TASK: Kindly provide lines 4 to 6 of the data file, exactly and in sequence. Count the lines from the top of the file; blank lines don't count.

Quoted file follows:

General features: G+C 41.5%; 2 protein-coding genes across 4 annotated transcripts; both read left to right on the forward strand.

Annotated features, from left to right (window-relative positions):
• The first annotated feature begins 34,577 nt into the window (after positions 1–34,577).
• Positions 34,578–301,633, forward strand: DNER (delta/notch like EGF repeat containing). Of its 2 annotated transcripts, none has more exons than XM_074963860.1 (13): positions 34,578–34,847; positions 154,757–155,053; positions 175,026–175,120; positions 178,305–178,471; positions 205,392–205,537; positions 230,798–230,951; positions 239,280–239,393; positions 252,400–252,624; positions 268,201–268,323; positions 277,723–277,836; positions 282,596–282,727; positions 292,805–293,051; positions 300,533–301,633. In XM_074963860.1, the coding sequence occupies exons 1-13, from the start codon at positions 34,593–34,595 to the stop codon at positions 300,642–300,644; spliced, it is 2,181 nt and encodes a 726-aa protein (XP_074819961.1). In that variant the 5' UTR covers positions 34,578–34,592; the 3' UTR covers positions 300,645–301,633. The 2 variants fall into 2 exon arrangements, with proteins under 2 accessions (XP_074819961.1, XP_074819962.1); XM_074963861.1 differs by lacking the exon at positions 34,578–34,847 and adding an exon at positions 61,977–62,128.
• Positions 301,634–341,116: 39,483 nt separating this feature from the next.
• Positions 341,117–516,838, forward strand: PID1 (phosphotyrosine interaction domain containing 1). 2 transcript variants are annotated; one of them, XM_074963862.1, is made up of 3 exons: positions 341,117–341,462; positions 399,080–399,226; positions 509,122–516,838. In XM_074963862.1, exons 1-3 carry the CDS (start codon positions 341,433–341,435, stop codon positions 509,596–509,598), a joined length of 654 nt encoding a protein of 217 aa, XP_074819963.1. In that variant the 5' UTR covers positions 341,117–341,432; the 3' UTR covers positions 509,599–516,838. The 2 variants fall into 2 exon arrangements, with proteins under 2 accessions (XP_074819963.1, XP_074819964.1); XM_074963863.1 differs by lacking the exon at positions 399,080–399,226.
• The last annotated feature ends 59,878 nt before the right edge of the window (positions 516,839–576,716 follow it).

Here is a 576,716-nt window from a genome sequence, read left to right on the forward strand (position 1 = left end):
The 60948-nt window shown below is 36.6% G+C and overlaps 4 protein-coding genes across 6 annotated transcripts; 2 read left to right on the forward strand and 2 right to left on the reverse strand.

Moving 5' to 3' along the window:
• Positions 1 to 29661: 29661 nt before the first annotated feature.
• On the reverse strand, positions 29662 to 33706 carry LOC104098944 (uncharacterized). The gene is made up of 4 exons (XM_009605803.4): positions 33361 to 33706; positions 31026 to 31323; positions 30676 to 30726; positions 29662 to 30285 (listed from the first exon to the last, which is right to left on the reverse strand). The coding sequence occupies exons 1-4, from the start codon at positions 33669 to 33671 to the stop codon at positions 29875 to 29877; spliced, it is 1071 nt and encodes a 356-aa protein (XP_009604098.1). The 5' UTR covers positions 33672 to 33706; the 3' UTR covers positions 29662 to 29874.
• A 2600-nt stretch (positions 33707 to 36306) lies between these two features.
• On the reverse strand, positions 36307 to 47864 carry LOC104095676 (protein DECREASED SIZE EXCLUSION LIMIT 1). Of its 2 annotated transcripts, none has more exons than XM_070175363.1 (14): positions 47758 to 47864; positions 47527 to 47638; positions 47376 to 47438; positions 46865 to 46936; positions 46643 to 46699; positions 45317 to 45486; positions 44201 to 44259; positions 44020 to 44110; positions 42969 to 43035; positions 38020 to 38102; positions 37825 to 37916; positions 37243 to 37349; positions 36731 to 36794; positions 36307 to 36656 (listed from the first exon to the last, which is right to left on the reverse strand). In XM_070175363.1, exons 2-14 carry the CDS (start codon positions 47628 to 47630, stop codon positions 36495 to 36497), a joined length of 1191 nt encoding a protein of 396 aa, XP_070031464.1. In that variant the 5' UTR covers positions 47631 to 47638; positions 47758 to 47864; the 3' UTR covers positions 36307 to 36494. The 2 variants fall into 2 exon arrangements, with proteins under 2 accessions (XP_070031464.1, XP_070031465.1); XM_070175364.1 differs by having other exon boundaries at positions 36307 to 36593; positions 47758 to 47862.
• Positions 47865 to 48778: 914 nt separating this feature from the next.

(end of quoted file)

• Positions 34,578–301,633, forward strand: DNER (delta/notch like EGF repeat containing). Of its 2 annotated transcripts, none has more exons than XM_074963860.1 (13): positions 34,578–34,847; positions 154,757–155,053; positions 175,026–175,120; positions 178,305–178,471; positions 205,392–205,537; positions 230,798–230,951; positions 239,280–239,393; positions 252,400–252,624; positions 268,201–268,323; positions 277,723–277,836; positions 282,596–282,727; positions 292,805–293,051; positions 300,533–301,633. In XM_074963860.1, the coding sequence occupies exons 1-13, from the start codon at positions 34,593–34,595 to the stop codon at positions 300,642–300,644; spliced, it is 2,181 nt and encodes a 726-aa protein (XP_074819961.1). In that variant the 5' UTR covers positions 34,578–34,592; the 3' UTR covers positions 300,645–301,633. The 2 variants fall into 2 exon arrangements, with proteins under 2 accessions (XP_074819961.1, XP_074819962.1); XM_074963861.1 differs by lacking the exon at positions 34,578–34,847 and adding an exon at positions 61,977–62,128.
• Positions 301,634–341,116: 39,483 nt separating this feature from the next.
• Positions 341,117–516,838, forward strand: PID1 (phosphotyrosine interaction domain containing 1). 2 transcript variants are annotated; one of them, XM_074963862.1, is made up of 3 exons: positions 341,117–341,462; positions 399,080–399,226; positions 509,122–516,838. In XM_074963862.1, exons 1-3 carry the CDS (start codon positions 341,433–341,435, stop codon positions 509,596–509,598), a joined length of 654 nt encoding a protein of 217 aa, XP_074819963.1. In that variant the 5' UTR covers positions 341,117–341,432; the 3' UTR covers positions 509,599–516,838. The 2 variants fall into 2 exon arrangements, with proteins under 2 accessions (XP_074819963.1, XP_074819964.1); XM_074963863.1 differs by lacking the exon at positions 399,080–399,226.